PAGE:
Ница Принцэ / Nitsa Printse — in Udege language.

The Udege language (Удэгейский язык) belongs to the Tungusic branch of the Altaic language family, closely related to other Tungusic languages like Nanai, Evenki, and Manchu. It is spoken by the Udege people, an indigenous group primarily residing in the Primorsky Krai region of the Russian Far East, near the Amur River and its tributaries.

Udege has a complex system of vowels and consonants, including vowel harmony, a feature common among Tungusic languages. This means the vowels within a word harmonise to be either all front or all back vowels, affecting word formation and inflection. The language exhibits agglutinative characteristics, meaning that it forms words and expresses grammatical relationships through the addition of various affixes to a base word. This includes cases for nouns and tense/aspect/mood markers for verbs.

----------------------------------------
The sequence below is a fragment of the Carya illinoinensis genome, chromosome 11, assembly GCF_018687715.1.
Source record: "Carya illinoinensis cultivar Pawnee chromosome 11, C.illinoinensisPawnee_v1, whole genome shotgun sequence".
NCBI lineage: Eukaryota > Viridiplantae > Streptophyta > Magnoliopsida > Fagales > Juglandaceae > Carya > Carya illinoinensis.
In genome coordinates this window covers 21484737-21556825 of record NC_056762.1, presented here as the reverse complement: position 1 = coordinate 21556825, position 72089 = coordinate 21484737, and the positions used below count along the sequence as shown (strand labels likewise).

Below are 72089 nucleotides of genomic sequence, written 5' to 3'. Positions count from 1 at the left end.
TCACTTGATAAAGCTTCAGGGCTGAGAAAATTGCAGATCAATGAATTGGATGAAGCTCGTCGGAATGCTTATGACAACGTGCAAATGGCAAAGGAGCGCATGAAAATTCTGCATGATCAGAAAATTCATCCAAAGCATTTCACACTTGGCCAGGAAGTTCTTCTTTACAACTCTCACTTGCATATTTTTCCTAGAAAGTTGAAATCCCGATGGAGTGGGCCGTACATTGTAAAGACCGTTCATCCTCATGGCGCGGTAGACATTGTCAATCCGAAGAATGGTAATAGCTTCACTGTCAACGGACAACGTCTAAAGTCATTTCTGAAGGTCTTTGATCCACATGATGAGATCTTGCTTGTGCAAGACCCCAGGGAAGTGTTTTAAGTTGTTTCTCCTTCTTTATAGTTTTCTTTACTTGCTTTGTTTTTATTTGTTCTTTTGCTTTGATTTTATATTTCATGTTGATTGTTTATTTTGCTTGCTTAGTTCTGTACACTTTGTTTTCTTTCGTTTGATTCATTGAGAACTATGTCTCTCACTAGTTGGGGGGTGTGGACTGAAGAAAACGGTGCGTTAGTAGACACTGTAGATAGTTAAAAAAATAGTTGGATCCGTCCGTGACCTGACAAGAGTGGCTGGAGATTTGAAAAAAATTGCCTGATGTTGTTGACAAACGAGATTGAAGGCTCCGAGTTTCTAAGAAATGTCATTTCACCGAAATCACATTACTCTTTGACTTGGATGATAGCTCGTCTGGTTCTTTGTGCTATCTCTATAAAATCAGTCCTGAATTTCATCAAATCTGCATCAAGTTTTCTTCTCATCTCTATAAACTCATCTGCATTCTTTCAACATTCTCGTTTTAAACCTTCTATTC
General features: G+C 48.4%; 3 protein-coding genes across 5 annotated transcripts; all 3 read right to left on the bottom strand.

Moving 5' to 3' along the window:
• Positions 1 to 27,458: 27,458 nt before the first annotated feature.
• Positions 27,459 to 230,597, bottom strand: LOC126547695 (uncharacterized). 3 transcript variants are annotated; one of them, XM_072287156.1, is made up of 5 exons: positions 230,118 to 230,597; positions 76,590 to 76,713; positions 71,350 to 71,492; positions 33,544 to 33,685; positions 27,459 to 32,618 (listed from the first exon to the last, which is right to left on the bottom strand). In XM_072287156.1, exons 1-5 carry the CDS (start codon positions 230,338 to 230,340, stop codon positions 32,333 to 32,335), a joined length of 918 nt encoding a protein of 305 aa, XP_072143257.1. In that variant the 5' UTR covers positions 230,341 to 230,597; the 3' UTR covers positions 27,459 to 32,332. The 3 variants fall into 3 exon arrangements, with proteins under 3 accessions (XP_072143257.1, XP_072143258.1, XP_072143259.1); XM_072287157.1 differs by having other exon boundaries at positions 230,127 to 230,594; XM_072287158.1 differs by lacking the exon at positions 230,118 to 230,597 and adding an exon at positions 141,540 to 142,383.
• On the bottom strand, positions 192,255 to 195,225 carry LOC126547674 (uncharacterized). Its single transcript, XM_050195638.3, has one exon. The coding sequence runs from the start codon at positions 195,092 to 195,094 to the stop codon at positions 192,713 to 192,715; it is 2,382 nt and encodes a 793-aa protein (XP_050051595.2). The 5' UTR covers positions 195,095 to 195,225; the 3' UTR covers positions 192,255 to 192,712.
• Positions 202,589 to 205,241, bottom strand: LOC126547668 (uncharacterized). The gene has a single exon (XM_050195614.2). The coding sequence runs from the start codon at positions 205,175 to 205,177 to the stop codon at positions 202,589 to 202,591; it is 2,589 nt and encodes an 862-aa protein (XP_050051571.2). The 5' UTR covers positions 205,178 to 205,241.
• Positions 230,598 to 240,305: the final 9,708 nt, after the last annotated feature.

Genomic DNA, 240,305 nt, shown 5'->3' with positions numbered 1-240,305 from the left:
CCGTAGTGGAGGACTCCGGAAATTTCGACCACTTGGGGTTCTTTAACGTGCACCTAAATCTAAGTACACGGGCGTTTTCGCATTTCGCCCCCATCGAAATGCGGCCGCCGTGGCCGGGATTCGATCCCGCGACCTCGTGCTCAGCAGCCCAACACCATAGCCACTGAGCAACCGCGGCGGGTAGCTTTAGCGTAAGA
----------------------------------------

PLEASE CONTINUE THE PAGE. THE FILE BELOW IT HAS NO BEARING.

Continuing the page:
The Udege language is considered endangered, with a small and decreasing number of speakers. The latest estimates suggest that out of the Udege population of around 1,500 people, only a few hundred are fluent speakers, mostly among the older generation. The language’s vitality is threatened by the dominant use of Russian in education, media, and public life, leading to language shift among younger Udeges.

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